‘Kids should be living life, not fighting for it’

Published 2:10 pm Thursday, September 1, 2022

Smithfield bicyclist to ride 600 miles for childhood cancer research


When her spin-bike gym closed during the early days of the COVID-19 pandemic, Jackie Stoner of Smithfield purchased a road-worthy bicycle and ventured outside.

In September, she hopes to raise at least $2,500 for childhood cancer research by riding a cumulative 600 miles.

Subscribe to our free email newsletter

Get the latest news sent to your inbox

This will be her fourth year participating in the Great Cycle Challenge USA. The nationwide event, founded in 2015, has recruited over 440,000 riders from all 50 states over the past seven years, raising more than $52 million for the Children’s Cancer Research Fund.

“I mostly stay in Isle of Wight County and usually I’ll complete a 100-mile ride on (the Virginia Capital) Trail from Jamestown to Richmond,” Stoner said.

Over the past three years, she’s traveled more than 1,400 miles and raised over $4,600, mostly from friends and family. Those wishing to contribute to her 2022 goal can donate via her page on the Great Cycle Challenge’s website: greatcyclechallenge.com/Riders/JackieStoner.

According to the challenge’s website, 38 children die of cancer every week, yet only 4% of federal funding goes toward childhood cancer research. Since 1981, the Childhood Cancer Research Fund has contributed over $200 million to research, support programs for children and families, and education outreach. Last fiscal year, 85% of funds raised went directly to these program service areas.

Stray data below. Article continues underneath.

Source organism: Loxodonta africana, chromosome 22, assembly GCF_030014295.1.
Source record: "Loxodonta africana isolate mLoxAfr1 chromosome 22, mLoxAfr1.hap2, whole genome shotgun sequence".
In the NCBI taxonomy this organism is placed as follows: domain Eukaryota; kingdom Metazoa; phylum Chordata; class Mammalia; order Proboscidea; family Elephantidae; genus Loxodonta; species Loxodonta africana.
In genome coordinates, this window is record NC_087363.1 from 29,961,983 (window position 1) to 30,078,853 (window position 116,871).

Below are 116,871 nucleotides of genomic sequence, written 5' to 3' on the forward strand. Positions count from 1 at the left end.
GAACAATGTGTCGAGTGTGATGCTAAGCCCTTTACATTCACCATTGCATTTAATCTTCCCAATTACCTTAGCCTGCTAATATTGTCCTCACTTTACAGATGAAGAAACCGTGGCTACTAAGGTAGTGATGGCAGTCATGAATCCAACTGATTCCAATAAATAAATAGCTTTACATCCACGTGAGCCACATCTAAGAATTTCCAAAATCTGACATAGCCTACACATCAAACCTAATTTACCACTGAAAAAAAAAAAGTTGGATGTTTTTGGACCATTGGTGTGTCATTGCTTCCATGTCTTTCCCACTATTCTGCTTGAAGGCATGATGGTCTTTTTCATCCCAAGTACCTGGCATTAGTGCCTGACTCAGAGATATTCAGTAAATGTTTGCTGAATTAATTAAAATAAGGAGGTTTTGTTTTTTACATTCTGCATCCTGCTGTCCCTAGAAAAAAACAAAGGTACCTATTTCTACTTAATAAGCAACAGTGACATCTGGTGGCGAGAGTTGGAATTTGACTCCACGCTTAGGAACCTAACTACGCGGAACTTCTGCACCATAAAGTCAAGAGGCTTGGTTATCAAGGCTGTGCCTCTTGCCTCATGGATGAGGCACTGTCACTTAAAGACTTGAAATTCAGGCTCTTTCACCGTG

CCRF is recognized for meeting all 20 standards of the Better Business Bureau’s Wise Giving Alliance, Stoner noted, as well as accountability standards for GuideStar Platinum and the Charities Review Council.

“My challenge will be tough, but it’s nothing compared to what these brave kids face every day of their lives as they battle this terrible disease,” Stoner said. “Kids should be living life, not fighting for it.”

As a family friend of Sandy Arnette, a former Isle of Wight County resident who now lives in North Carolina, the cause is deeply personal to Stoner.

Arnette’s granddaughter, Georgia Mae, died of neuroblastoma in March 2020 at age 5.

“My oldest daughter, Esther, and Georgia Mae were the same age before she passed away,” Stoner said.

“Thanks to riders like Jackie, we’re fueling groundbreaking research to save lives and give kids the brighter future they deserve,” said Daniel Gumnit, chief executive officer of the Children’s Cancer Research Fund, via a press release.